The theoretical knowledge Isabel had acquired turned out to be very valuable for her future achievements. After returning to Portugal the opportunity came up to work on an automated guided vehicle (AGVs) a type of robot that follows a specific path designed at floor level. “We buried a wire on the floor, with an electric current going through it, that generates a magnetic field the robot can ‘sniff’ out. We used skates’ wheels, bought window-cleaning motors for cars in the flea market, and we finally managed to make a first AGV unit, with analogical control.” The money to keep working on such things was scarce, so when by coincidence an IST classmate, who worked for the factory Efacec, came to visit the lab and asked “Isabel, you know how to make AGVs?” the only possible answer was “Yes we do!”. At Efacec they were reformulating an electric transformer factory and already had the technology for automatic warehouses, but were looking to invest in AGVs for the material transportation. The option was either to buy from foreign companies or to make their own and grab the know-how. This was a big challenge, being resolved by a partnership between the university and the industry, something much less common at the time. In two years the project ended up developing a fleet of four state-of-the-art vehicles that turn out to be a business line of Efacec with facilities installed in Portugal and abroad.
Since then, the work in mobile robots carried on and around the nineteen-nineties Isabel became an Associate Professor at Instituto Superior Técnico. “I think my hands-on experience with the industry contributed to me getting an Associate Professor position“. At the time the Portuguese Government, particularly Minister Mariano Gago, decided to invest in R&D to promote the intersection of several groups and gain critical mass in research groups. That’s when the Institute for Systems and Robotics was created, funded by Ciencia programme, and the assurance that there were already people working on projects in the field of robotics made a difference, once again.“At that time I shared an office at CAPS with João Sentieiro, who had finished his PhD at Imperial College, and was the leader of the group, Filomena Viegas our secretary from the very beginning, and a mobile robot. And it wasn’t a big office at all! With the money from the Ciencia grant I knew I wanted to build an open space lab for the robot’s’ experiments.” Today, in the eighth floor of the North tower at IST, the Mobile Robotics lab (LRM), previously referred to as Isabel’s lab, is located right in front of Professor Isabel’s office, where she always wanted it to be.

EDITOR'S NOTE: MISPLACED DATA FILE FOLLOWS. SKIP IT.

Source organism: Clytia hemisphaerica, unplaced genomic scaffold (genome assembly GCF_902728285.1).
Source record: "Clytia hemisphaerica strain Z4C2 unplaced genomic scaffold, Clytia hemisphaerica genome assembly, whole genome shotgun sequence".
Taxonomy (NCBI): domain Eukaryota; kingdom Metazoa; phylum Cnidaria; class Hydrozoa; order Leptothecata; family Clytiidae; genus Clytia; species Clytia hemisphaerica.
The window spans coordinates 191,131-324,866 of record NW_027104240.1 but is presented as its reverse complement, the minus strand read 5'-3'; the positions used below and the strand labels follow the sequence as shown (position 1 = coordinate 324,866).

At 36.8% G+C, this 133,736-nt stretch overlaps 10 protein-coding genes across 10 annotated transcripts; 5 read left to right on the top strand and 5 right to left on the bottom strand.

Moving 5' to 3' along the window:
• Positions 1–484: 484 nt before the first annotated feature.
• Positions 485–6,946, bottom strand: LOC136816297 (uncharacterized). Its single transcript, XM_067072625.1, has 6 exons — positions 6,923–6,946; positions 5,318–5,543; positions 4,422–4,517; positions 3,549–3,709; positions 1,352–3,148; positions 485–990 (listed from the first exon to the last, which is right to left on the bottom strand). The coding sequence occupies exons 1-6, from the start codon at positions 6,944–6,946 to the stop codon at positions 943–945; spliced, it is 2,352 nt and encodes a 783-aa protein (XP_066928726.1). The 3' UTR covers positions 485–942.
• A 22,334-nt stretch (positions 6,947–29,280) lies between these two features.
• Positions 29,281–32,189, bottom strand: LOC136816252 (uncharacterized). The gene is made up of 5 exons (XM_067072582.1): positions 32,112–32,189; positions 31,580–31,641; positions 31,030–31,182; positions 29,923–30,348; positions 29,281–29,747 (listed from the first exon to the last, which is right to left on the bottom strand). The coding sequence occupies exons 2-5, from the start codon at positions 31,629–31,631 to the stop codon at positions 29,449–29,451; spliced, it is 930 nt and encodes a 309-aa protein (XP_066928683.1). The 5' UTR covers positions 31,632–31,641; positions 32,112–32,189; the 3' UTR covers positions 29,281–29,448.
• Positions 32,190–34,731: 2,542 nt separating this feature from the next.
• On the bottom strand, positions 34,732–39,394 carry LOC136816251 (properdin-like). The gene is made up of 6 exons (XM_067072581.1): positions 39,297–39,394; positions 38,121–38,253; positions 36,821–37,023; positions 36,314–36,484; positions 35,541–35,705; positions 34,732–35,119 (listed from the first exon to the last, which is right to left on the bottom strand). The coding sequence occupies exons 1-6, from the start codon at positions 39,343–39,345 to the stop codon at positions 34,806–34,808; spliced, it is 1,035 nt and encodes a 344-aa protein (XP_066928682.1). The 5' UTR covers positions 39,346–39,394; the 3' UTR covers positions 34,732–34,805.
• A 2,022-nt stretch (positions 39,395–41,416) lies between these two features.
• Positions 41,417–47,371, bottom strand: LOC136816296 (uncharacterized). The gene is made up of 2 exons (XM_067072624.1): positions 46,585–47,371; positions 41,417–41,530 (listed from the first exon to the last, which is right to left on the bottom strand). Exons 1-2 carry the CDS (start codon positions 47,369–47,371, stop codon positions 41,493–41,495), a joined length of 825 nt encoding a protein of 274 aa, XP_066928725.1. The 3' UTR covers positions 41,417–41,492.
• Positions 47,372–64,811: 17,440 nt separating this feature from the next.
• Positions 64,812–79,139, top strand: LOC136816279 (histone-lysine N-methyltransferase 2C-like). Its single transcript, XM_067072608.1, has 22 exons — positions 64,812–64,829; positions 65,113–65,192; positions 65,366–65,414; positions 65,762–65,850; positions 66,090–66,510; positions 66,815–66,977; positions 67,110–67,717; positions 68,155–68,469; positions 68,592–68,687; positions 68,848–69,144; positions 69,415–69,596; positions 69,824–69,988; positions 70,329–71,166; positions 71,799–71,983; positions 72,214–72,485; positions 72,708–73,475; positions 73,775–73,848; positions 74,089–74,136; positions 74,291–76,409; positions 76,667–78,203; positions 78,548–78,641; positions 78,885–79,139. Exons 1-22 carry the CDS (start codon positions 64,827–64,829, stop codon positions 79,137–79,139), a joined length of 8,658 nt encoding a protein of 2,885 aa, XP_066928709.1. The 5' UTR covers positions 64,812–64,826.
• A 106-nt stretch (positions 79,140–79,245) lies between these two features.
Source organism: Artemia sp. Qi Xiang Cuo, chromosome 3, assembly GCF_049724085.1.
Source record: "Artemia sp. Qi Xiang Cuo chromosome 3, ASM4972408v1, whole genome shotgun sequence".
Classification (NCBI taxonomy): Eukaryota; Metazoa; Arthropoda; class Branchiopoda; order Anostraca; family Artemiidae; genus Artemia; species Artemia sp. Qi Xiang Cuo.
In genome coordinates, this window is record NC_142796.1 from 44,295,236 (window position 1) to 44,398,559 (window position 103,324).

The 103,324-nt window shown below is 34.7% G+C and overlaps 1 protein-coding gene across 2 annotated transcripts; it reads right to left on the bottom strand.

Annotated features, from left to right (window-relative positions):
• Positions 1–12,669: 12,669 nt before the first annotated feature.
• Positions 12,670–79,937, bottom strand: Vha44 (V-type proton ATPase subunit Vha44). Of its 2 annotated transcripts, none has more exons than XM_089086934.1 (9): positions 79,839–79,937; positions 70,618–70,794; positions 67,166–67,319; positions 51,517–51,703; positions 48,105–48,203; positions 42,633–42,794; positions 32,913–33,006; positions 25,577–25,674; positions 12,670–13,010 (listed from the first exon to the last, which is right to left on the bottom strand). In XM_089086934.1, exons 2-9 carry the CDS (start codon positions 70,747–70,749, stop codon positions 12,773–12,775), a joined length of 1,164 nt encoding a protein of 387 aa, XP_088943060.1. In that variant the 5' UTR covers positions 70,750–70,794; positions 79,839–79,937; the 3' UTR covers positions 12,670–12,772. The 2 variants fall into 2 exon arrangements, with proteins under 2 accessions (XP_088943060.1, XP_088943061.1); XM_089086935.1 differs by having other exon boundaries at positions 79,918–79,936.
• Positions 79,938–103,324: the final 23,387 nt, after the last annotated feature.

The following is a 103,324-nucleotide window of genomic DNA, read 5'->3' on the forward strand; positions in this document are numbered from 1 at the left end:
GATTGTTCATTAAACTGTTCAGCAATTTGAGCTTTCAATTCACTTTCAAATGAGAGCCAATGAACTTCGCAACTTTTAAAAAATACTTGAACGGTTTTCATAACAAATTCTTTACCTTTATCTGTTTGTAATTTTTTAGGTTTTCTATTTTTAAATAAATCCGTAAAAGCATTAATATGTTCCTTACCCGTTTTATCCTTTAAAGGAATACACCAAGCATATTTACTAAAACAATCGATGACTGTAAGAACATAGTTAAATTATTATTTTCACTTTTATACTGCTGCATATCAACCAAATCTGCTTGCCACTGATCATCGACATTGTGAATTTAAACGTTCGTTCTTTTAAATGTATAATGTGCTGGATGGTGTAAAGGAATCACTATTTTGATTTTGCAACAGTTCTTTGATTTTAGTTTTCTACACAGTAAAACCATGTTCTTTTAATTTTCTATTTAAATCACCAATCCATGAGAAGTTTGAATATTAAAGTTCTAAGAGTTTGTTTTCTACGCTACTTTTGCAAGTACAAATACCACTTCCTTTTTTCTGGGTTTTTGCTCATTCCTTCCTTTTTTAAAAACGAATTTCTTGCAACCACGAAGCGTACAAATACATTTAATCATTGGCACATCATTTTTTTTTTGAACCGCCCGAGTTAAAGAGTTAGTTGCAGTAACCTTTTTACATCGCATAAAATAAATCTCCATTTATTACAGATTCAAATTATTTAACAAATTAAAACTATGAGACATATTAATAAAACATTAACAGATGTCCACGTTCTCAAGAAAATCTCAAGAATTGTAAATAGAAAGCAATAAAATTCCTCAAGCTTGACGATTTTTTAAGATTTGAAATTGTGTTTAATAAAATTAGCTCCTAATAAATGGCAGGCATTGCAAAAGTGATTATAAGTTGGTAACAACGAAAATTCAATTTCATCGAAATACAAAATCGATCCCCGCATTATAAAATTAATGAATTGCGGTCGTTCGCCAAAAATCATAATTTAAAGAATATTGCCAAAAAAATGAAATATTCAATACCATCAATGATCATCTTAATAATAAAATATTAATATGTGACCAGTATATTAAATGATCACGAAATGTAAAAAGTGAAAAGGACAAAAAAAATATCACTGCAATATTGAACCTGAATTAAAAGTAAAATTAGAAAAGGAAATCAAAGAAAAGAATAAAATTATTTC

Besides all the national and international projects, Professor Ribeiro’s career had a very important parallel component of project management, with some highly ranked institutions and positions. The passion for science bled into the people doing it, and the work towards a common goal. “I’m proud to say that I was the person who brought mobile robotics to Portugal. I’m happy to have been the seed that spread through ISR-Lisboa, ISR-Coimbra, ISR-Porto…The ripples of people kept propagating and nowadays we even have school children working on mobile robotics, so it’s time for me to live life. My passion now is that the experience I accumulated along my life may serve the youngest.”